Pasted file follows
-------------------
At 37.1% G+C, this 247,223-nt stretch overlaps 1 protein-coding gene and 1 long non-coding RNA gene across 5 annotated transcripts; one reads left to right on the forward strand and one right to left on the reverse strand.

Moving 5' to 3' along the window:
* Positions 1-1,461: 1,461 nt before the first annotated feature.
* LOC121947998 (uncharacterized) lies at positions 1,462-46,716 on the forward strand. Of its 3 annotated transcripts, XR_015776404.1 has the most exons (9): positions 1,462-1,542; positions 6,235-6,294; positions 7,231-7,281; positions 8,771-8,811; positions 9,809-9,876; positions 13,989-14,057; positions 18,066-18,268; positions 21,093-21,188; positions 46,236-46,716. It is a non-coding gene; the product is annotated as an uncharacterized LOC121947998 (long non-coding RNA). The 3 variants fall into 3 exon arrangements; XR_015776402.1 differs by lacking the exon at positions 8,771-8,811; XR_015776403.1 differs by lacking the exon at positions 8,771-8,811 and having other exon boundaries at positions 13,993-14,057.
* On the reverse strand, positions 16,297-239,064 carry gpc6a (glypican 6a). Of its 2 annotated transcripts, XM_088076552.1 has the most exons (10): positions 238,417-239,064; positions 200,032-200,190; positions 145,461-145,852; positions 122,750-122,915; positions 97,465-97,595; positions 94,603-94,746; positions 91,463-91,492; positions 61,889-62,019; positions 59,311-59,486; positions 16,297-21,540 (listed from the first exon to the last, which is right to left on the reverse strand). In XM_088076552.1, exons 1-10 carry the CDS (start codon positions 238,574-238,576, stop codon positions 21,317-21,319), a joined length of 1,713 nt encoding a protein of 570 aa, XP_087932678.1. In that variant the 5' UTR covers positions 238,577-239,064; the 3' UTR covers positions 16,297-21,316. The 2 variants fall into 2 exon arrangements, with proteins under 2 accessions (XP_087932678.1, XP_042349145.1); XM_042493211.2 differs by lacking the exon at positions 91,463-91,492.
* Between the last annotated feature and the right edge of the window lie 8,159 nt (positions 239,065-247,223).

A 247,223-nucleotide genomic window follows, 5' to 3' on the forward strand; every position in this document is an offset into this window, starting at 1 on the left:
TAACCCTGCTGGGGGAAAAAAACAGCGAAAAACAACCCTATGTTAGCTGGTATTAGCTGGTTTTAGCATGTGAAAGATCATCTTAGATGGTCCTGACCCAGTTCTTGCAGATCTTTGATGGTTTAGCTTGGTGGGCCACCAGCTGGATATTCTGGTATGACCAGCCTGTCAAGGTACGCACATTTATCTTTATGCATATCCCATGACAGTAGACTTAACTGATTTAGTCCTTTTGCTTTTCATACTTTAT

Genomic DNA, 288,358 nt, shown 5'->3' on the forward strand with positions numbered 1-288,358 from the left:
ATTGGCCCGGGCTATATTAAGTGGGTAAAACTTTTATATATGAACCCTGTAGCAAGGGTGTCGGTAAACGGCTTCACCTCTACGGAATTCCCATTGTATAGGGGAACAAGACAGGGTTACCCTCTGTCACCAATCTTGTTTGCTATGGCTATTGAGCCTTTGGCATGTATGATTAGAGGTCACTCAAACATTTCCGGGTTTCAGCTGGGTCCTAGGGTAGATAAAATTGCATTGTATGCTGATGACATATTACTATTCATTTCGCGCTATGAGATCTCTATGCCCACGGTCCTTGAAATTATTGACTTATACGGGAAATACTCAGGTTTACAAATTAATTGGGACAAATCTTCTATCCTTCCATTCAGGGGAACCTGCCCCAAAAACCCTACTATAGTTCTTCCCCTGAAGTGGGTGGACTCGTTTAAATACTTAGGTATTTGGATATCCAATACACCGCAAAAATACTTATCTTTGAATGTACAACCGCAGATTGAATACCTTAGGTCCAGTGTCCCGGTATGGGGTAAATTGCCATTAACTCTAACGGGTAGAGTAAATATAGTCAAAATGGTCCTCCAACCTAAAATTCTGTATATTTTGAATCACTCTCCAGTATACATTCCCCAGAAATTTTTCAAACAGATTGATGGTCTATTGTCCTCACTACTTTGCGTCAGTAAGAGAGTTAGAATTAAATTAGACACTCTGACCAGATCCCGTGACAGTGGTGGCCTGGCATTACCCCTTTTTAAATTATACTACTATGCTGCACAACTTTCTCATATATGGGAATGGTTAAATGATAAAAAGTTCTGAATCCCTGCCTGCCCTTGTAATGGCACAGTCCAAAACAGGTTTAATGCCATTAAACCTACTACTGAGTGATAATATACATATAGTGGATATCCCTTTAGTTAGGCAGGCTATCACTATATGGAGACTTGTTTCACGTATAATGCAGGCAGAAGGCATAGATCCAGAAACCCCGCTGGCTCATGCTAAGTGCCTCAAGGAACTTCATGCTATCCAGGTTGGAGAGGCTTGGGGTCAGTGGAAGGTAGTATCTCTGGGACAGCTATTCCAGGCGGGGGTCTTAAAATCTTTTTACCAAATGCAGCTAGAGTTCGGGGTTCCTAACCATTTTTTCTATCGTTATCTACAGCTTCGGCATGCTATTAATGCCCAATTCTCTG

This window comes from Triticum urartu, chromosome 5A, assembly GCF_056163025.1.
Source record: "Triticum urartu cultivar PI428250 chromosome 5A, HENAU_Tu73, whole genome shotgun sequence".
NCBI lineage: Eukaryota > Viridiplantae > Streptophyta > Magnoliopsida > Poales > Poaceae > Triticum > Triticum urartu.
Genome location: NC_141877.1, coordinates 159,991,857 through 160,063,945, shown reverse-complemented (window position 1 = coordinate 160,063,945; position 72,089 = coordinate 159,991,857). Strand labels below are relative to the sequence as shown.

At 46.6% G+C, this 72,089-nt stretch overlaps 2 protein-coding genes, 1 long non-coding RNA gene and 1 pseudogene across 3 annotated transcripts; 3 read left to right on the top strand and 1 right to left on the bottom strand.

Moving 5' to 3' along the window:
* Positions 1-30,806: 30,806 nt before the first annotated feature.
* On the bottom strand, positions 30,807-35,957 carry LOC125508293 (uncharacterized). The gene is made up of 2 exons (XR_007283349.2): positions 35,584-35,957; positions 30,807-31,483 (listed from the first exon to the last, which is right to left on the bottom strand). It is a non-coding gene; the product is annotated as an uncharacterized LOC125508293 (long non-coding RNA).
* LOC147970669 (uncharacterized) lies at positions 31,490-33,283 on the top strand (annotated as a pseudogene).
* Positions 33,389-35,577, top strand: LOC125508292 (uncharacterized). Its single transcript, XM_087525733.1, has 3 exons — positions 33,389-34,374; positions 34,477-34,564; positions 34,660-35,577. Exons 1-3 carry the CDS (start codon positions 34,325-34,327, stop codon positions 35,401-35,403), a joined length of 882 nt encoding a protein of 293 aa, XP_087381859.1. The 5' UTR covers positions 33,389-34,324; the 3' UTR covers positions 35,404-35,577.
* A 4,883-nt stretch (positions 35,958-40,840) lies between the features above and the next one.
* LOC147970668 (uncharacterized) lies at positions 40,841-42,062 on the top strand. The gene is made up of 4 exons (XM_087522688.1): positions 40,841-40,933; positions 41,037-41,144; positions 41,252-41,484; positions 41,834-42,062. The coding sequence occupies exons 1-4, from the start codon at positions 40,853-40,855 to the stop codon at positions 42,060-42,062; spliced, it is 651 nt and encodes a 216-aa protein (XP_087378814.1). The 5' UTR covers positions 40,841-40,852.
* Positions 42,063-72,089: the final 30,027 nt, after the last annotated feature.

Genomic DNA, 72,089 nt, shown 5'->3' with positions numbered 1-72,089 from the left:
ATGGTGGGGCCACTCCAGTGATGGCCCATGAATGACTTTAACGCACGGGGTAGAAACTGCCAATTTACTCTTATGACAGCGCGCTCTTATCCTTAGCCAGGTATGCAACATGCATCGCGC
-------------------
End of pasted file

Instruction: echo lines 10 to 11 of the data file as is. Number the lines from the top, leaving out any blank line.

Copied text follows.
ATTGGCCCGGGCTATATTAAGTGGGTAAAACTTTTATATATGAACCCTGTAGCAAGGGTGTCGGTAAACGGCTTCACCTCTACGGAATTCCCATTGTATAGGGGAACAAGACAGGGTTACCCTCTGTCACCAATCTTGTTTGCTATGGCTATTGAGCCTTTGGCATGTATGATTAGAGGTCACTCAAACATTTCCGGGTTTCAGCTGGGTCCTAGGGTAGATAAAATTGCATTGTATGCTGATGACATATTACTATTCATTTCGCGCTATGAGATCTCTATGCCCACGGTCCTTGAAATTATTGACTTATACGGGAAATACTCAGGTTTACAAATTAATTGGGACAAATCTTCTATCCTTCCATTCAGGGGAACCTGCCCCAAAAACCCTACTATAGTTCTTCCCCTGAAGTGGGTGGACTCGTTTAAATACTTAGGTATTTGGATATCCAATACACCGCAAAAATACTTATCTTTGAATGTACAACCGCAGATTGAATACCTTAGGTCCAGTGTCCCGGTATGGGGTAAATTGCCATTAACTCTAACGGGTAGAGTAAATATAGTCAAAATGGTCCTCCAACCTAAAATTCTGTATATTTTGAATCACTCTCCAGTATACATTCCCCAGAAATTTTTCAAACAGATTGATGGTCTATTGTCCTCACTACTTTGCGTCAGTAAGAGAGTTAGAATTAAATTAGACACTCTGACCAGATCCCGTGACAGTGGTGGCCTGGCATTACCCCTTTTTAAATTATACTACTATGCTGCACAACTTTCTCATATATGGGAATGGTTAAATGATAAAAAGTTCTGAATCCCTGCCTGCCCTTGTAATGGCACAGTCCAAAACAGGTTTAATGCCATTAAACCTACTACTGAGTGATAATATACATATAGTGGATATCCCTTTAGTTAGGCAGGCTATCACTATATGGAGACTTGTTTCACGTATAATGCAGGCAGAAGGCATAGATCCAGAAACCCCGCTGGCTCATGCTAAGTGCCTCAAGGAACTTCATGCTATCCAGGTTGGAGAGGCTTGGGGTCAGTGGAAGGTAGTATCTCTGGGACAGCTATTCCAGGCGGGGGTCTTAAAATCTTTTTACCAAATGCAGCTAGAGTTCGGGGTTCCTAACCATTTTTTCTATCGTTATCTACAGCTTCGGCATGCTATTAATGCCCAATTCTCTG

This window comes from Triticum urartu, chromosome 5A, assembly GCF_056163025.1.